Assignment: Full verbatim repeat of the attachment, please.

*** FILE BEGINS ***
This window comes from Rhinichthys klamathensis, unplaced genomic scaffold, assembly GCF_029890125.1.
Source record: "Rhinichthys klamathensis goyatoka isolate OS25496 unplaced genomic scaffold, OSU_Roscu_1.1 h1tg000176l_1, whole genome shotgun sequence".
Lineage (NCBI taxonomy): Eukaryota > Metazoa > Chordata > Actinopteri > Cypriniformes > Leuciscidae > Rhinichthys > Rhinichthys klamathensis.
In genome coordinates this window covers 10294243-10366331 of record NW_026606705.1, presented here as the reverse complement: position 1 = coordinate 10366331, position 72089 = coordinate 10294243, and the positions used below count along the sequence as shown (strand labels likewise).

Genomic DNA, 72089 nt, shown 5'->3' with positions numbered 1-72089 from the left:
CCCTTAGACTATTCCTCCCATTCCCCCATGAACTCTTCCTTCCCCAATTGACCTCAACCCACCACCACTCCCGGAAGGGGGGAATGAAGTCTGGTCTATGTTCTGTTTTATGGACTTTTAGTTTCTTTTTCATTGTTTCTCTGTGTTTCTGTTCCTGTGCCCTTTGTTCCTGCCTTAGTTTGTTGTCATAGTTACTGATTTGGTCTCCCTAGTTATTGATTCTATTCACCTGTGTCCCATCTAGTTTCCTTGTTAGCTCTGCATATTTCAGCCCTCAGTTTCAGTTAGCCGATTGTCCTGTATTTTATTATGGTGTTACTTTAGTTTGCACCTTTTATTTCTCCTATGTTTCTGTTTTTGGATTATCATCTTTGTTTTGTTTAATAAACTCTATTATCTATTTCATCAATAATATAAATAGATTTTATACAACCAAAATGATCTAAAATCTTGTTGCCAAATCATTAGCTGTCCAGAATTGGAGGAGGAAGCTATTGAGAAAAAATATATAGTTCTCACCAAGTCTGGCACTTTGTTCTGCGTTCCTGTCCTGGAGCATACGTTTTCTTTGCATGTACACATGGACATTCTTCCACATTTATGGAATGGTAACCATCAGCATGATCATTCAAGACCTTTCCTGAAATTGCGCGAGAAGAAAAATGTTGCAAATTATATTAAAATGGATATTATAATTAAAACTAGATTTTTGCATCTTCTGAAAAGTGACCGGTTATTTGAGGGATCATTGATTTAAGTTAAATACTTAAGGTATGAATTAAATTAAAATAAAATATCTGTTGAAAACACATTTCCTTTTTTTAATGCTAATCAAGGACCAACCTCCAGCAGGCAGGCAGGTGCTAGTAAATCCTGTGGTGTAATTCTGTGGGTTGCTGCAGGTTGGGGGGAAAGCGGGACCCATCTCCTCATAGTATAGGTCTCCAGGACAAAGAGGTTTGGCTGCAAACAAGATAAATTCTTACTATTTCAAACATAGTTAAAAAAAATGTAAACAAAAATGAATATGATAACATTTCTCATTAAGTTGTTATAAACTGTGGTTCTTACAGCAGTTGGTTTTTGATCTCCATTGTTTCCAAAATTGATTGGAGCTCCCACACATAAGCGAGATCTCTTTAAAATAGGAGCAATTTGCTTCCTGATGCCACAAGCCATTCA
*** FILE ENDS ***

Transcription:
This window comes from Rhinichthys klamathensis, unplaced genomic scaffold, assembly GCF_029890125.1.
Source record: "Rhinichthys klamathensis goyatoka isolate OS25496 unplaced genomic scaffold, OSU_Roscu_1.1 h1tg000176l_1, whole genome shotgun sequence".
Lineage (NCBI taxonomy): Eukaryota > Metazoa > Chordata > Actinopteri > Cypriniformes > Leuciscidae > Rhinichthys > Rhinichthys klamathensis.
In genome coordinates this window covers 10294243-10366331 of record NW_026606705.1, presented here as the reverse complement: position 1 = coordinate 10366331, position 72089 = coordinate 10294243, and the positions used below count along the sequence as shown (strand labels likewise).

Genomic DNA, 72089 nt, shown 5'->3' with positions numbered 1-72089 from the left:
CCCTTAGACTATTCCTCCCATTCCCCCATGAACTCTTCCTTCCCCAATTGACCTCAACCCACCACCACTCCCGGAAGGGGGGAATGAAGTCTGGTCTATGTTCTGTTTTATGGACTTTTAGTTTCTTTTTCATTGTTTCTCTGTGTTTCTGTTCCTGTGCCCTTTGTTCCTGCCTTAGTTTGTTGTCATAGTTACTGATTTGGTCTCCCTAGTTATTGATTCTATTCACCTGTGTCCCATCTAGTTTCCTTGTTAGCTCTGCATATTTCAGCCCTCAGTTTCAGTTAGCCGATTGTCCTGTATTTTATTATGGTGTTACTTTAGTTTGCACCTTTTATTTCTCCTATGTTTCTGTTTTTGGATTATCATCTTTGTTTTGTTTAATAAACTCTATTATCTATTTCATCAATAATATAAATAGATTTTATACAACCAAAATGATCTAAAATCTTGTTGCCAAATCATTAGCTGTCCAGAATTGGAGGAGGAAGCTATTGAGAAAAAATATATAGTTCTCACCAAGTCTGGCACTTTGTTCTGCGTTCCTGTCCTGGAGCATACGTTTTCTTTGCATGTACACATGGACATTCTTCCACATTTATGGAATGGTAACCATCAGCATGATCATTCAAGACCTTTCCTGAAATTGCGCGAGAAGAAAAATGTTGCAAATTATATTAAAATGGATATTATAATTAAAACTAGATTTTTGCATCTTCTGAAAAGTGACCGGTTATTTGAGGGATCATTGATTTAAGTTAAATACTTAAGGTATGAATTAAATTAAAATAAAATATCTGTTGAAAACACATTTCCTTTTTTTAATGCTAATCAAGGACCAACCTCCAGCAGGCAGGCAGGTGCTAGTAAATCCTGTGGTGTAATTCTGTGGGTTGCTGCAGGTTGGGGGGAAAGCGGGACCCATCTCCTCATAGTATAGGTCTCCAGGACAAAGAGGTTTGGCTGCAAACAAGATAAATTCTTACTATTTCAAACATAGTTAAAAAAAATGTAAACAAAAATGAATATGATAACATTTCTCATTAAGTTGTTATAAACTGTGGTTCTTACAGCAGTTGGTTTTTGATCTCCATTGTTTCCAAAATTGATTGGAGCTCCCACACATAAGCGAGATCTCTTTAAAATAGGAGCAATTTGCTTCCTGATGCCACAAGCCATTCA